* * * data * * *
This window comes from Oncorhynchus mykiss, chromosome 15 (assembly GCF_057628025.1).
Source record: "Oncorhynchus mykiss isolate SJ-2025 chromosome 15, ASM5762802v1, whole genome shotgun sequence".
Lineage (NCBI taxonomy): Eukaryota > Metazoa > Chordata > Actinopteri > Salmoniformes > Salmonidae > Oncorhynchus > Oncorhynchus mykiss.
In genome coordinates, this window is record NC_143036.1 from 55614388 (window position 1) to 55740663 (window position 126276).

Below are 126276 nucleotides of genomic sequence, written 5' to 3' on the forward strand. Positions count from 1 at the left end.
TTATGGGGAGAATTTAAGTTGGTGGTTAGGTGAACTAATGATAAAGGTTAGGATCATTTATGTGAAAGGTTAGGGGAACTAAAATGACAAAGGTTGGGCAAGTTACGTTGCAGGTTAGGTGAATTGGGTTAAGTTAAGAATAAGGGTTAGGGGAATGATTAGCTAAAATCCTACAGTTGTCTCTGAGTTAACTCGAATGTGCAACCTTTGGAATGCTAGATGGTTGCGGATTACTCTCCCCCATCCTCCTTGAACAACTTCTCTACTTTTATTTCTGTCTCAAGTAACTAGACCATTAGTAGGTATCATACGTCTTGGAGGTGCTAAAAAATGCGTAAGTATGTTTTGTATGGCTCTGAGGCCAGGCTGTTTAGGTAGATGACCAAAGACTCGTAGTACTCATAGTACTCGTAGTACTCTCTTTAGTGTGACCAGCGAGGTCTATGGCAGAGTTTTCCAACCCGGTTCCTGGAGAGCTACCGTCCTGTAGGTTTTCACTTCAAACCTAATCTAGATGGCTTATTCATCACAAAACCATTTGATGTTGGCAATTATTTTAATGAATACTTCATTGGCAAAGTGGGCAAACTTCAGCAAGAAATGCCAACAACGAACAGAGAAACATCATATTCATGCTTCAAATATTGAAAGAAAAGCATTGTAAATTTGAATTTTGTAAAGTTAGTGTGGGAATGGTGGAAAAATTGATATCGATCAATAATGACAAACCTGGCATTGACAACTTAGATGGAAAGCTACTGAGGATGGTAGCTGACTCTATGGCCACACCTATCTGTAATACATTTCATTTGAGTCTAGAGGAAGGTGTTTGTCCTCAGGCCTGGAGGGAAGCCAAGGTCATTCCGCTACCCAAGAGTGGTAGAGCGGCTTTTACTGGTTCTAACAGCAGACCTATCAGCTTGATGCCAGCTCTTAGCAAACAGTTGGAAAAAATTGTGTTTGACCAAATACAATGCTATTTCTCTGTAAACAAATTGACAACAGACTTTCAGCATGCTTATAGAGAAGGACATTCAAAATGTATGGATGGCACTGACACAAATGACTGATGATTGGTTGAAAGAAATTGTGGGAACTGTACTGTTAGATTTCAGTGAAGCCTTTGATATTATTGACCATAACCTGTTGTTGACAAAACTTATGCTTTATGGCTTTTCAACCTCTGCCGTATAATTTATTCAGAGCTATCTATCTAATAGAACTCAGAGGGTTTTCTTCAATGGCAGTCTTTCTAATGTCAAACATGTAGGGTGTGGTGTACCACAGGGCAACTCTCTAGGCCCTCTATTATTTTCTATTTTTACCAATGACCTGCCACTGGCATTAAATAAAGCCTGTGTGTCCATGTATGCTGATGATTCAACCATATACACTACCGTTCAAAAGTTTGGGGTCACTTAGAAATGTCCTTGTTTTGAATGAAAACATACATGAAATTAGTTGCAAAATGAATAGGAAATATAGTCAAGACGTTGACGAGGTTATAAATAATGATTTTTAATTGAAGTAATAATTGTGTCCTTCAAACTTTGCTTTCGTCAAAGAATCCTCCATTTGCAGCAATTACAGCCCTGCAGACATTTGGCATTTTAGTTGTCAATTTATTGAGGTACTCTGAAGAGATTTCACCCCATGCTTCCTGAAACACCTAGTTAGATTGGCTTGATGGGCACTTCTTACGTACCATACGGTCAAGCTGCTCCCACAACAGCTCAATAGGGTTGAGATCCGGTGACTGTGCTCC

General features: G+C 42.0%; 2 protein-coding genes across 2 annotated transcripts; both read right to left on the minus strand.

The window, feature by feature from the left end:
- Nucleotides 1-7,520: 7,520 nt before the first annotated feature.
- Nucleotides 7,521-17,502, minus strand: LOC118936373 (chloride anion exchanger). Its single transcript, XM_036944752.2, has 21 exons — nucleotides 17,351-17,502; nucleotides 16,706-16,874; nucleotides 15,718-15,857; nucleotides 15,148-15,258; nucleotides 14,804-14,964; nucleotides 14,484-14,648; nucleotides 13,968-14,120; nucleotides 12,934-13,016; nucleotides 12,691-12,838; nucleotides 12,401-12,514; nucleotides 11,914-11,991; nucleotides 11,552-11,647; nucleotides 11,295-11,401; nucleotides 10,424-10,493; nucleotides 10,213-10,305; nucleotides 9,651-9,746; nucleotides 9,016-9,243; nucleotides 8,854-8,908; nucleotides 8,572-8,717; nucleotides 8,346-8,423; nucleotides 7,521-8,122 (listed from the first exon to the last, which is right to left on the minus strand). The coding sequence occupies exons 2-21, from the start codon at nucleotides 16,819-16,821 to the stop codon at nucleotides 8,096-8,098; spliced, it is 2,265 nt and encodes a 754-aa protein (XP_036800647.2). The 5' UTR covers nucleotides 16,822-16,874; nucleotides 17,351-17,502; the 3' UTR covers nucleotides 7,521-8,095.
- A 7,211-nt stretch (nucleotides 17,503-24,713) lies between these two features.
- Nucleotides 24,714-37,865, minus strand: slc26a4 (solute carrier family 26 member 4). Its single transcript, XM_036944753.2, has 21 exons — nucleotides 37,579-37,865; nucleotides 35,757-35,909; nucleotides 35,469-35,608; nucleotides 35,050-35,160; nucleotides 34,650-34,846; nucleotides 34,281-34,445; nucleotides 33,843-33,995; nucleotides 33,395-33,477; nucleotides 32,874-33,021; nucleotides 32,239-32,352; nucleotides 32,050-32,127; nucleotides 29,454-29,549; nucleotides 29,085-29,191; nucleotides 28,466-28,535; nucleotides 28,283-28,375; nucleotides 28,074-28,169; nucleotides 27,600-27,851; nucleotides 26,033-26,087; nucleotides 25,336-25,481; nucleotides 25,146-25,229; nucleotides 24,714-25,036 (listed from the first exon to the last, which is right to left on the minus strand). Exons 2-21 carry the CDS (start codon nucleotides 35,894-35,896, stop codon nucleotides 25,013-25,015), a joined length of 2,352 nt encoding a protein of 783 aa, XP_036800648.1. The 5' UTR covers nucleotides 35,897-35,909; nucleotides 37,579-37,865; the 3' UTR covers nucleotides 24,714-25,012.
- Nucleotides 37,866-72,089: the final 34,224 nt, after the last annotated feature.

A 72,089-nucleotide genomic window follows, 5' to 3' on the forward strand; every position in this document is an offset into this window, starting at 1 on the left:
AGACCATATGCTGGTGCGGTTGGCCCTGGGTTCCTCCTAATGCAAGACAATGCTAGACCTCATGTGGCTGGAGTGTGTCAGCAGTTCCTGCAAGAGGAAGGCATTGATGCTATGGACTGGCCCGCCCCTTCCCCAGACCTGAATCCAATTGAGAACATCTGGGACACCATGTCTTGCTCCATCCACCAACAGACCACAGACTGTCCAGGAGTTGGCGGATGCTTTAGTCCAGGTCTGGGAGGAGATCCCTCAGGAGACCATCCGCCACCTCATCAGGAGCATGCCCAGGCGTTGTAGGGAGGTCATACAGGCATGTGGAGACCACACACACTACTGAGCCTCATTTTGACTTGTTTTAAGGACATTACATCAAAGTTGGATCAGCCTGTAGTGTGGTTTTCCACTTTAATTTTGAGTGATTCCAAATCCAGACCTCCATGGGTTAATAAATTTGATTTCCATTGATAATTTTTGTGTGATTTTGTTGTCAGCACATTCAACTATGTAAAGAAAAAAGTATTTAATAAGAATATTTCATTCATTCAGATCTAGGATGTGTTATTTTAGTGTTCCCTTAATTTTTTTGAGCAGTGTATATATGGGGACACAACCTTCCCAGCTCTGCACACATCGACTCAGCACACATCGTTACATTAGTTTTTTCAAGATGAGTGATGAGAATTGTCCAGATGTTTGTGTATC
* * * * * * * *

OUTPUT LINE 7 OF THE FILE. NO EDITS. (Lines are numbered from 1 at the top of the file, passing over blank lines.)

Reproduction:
General features: G+C 42.0%; 2 protein-coding genes across 2 annotated transcripts; both read right to left on the minus strand.